The Promiscuity of Images

Ettore Sottsass, 1946

And now, to swing to the other end of the Bauhaus philosophy, I recently found this piece designed by Ettore Sottsass in 1946. Typically, when Sottsass comes up in conversation (and yes, I'm that groovy and cosmopolitan, it happens all the time) I think about the Memphis design movement or the 1969 Olivetti Valentine typewriter. Sottsass designed this portfolio soon after being released from a Yugoslavian concentration camp and moving to Milan. 

Ettore Sottsass, 1946

It's clear from this that his approach rejected the minimal and functional Bauhaus. He not only disregards a grid or sense of order, his use of imagery is promiscuous at the least. Victorian clip art, modernist photography, and hand-made forms compete with pieces of typography and magazine clippings. While it doesn't rely on melting clocks, the piece is related to the Surrealist movement, happening at the same time. The elements exist as disparate symbols in the unconscious, pieces of everyday life that combine in a dream.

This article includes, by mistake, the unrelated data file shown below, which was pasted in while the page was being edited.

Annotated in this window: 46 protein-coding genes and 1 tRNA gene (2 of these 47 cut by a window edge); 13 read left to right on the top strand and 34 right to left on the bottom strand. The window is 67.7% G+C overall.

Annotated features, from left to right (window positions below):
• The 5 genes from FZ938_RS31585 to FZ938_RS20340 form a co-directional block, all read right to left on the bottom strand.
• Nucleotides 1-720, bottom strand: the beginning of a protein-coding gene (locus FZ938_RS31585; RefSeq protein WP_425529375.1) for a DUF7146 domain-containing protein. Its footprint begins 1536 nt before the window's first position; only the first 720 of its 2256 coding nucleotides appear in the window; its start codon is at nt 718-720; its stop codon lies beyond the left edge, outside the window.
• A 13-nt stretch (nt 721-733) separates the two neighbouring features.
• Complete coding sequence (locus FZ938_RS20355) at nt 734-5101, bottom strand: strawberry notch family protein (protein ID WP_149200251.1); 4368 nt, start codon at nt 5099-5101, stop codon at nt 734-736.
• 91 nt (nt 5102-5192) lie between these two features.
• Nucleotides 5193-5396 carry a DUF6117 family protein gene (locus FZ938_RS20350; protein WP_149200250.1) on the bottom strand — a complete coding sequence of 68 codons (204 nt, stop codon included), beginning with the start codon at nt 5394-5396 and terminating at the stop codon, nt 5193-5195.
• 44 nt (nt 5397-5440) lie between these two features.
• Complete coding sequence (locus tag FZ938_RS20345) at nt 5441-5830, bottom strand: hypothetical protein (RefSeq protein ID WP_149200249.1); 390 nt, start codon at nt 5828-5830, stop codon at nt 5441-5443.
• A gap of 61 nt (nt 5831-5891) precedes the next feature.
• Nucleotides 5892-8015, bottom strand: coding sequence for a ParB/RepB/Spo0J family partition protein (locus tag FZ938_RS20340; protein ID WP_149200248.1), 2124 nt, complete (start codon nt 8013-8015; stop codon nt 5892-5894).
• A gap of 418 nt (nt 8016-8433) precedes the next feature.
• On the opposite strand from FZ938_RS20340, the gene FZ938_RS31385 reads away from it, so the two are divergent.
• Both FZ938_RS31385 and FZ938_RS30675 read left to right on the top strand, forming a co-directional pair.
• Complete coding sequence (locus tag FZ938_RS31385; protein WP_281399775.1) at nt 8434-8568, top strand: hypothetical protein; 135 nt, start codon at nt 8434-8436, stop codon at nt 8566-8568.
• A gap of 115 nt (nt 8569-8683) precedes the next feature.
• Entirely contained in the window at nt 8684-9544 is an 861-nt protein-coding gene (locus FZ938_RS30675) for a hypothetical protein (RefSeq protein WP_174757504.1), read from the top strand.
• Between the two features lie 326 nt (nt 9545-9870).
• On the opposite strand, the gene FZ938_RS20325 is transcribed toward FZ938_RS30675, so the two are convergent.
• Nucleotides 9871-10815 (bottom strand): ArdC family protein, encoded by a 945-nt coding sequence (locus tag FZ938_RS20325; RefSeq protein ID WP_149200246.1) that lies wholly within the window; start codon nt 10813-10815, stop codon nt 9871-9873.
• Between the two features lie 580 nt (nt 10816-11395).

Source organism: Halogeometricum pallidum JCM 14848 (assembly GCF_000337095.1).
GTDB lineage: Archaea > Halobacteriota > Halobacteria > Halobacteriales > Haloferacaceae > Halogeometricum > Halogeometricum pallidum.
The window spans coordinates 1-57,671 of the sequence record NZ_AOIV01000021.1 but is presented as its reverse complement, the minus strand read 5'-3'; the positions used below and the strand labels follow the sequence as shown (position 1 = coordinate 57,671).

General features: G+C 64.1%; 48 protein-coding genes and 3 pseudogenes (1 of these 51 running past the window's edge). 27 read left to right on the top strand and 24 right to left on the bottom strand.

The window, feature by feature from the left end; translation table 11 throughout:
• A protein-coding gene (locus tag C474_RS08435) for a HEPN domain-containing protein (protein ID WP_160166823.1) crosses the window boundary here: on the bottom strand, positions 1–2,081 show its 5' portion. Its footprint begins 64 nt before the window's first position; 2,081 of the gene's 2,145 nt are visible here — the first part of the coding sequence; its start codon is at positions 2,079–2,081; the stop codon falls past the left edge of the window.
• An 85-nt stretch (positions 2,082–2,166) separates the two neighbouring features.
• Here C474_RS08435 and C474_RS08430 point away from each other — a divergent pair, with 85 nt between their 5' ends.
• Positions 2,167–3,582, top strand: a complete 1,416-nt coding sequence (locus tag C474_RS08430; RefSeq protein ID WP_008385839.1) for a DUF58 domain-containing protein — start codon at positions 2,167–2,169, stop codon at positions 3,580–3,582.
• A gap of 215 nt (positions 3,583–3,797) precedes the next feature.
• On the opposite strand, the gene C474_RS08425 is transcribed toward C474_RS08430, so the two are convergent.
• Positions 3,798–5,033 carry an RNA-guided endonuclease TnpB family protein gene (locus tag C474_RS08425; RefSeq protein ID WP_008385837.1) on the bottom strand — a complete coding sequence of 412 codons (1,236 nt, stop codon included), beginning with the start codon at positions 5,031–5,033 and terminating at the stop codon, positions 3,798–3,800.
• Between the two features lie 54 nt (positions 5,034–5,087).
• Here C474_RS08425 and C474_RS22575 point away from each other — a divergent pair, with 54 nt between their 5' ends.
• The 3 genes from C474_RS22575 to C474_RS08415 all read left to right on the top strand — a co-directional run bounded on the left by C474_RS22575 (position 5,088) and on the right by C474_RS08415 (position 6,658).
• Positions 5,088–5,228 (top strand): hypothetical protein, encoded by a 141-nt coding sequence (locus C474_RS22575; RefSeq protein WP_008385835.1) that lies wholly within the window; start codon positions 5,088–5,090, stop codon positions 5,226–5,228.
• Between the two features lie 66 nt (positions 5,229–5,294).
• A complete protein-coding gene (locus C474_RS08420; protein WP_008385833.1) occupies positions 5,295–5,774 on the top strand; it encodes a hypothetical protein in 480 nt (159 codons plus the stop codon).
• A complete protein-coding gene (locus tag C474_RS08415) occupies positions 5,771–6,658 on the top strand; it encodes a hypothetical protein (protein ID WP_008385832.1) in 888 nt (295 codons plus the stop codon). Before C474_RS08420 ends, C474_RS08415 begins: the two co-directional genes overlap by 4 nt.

I've had a special admiration for Sottsass since I learned that he took 1,780 photographs on a short trip to South America, and for years photographed every hotel room in which he had slept with a woman. He also wanted to publish a book consisting of pictures of walls. I would buy a book of photos of walls.

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